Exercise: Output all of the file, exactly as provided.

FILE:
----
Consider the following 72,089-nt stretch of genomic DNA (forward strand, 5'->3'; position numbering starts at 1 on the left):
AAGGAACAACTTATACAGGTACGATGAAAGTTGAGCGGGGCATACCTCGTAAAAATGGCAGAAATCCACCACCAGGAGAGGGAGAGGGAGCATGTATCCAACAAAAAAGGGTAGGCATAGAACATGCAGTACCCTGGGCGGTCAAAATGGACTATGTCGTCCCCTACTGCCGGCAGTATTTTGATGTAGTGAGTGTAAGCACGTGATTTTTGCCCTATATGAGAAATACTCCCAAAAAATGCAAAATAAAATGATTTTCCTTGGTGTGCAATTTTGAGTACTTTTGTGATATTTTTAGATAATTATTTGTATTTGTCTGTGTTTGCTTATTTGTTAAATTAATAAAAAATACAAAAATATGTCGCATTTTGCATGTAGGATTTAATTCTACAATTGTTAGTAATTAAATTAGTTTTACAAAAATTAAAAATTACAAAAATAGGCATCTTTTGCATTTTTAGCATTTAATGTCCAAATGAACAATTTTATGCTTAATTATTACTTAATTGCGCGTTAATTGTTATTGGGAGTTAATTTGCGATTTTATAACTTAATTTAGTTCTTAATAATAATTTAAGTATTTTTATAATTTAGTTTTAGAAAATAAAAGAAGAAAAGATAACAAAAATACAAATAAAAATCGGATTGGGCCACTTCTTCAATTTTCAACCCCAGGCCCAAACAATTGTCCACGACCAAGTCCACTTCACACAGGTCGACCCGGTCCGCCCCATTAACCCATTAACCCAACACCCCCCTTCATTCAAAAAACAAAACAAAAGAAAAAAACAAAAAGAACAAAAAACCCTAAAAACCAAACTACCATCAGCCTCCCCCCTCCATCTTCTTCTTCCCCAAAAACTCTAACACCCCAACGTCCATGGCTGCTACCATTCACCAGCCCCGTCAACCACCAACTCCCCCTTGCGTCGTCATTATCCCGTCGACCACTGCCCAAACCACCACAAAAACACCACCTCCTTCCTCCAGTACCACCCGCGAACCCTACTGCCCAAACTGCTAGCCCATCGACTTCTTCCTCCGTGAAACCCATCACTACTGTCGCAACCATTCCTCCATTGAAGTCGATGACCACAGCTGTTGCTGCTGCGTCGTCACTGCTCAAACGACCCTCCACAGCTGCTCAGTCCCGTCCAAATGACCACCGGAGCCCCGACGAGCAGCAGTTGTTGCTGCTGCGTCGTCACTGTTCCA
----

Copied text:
Consider the following 72,089-nt stretch of genomic DNA (forward strand, 5'->3'; position numbering starts at 1 on the left):
AAGGAACAACTTATACAGGTACGATGAAAGTTGAGCGGGGCATACCTCGTAAAAATGGCAGAAATCCACCACCAGGAGAGGGAGAGGGAGCATGTATCCAACAAAAAAGGGTAGGCATAGAACATGCAGTACCCTGGGCGGTCAAAATGGACTATGTCGTCCCCTACTGCCGGCAGTATTTTGATGTAGTGAGTGTAAGCACGTGATTTTTGCCCTATATGAGAAATACTCCCAAAAAATGCAAAATAAAATGATTTTCCTTGGTGTGCAATTTTGAGTACTTTTGTGATATTTTTAGATAATTATTTGTATTTGTCTGTGTTTGCTTATTTGTTAAATTAATAAAAAATACAAAAATATGTCGCATTTTGCATGTAGGATTTAATTCTACAATTGTTAGTAATTAAATTAGTTTTACAAAAATTAAAAATTACAAAAATAGGCATCTTTTGCATTTTTAGCATTTAATGTCCAAATGAACAATTTTATGCTTAATTATTACTTAATTGCGCGTTAATTGTTATTGGGAGTTAATTTGCGATTTTATAACTTAATTTAGTTCTTAATAATAATTTAAGTATTTTTATAATTTAGTTTTAGAAAATAAAAGAAGAAAAGATAACAAAAATACAAATAAAAATCGGATTGGGCCACTTCTTCAATTTTCAACCCCAGGCCCAAACAATTGTCCACGACCAAGTCCACTTCACACAGGTCGACCCGGTCCGCCCCATTAACCCATTAACCCAACACCCCCCTTCATTCAAAAAACAAAACAAAAGAAAAAAACAAAAAGAACAAAAAACCCTAAAAACCAAACTACCATCAGCCTCCCCCCTCCATCTTCTTCTTCCCCAAAAACTCTAACACCCCAACGTCCATGGCTGCTACCATTCACCAGCCCCGTCAACCACCAACTCCCCCTTGCGTCGTCATTATCCCGTCGACCACTGCCCAAACCACCACAAAAACACCACCTCCTTCCTCCAGTACCACCCGCGAACCCTACTGCCCAAACTGCTAGCCCATCGACTTCTTCCTCCGTGAAACCCATCACTACTGTCGCAACCATTCCTCCATTGAAGTCGATGACCACAGCTGTTGCTGCTGCGTCGTCACTGCTCAAACGACCCTCCACAGCTGCTCAGTCCCGTCCAAATGACCACCGGAGCCCCGACGAGCAGCAGTTGTTGCTGCTGCGTCGTCACTGTTCCA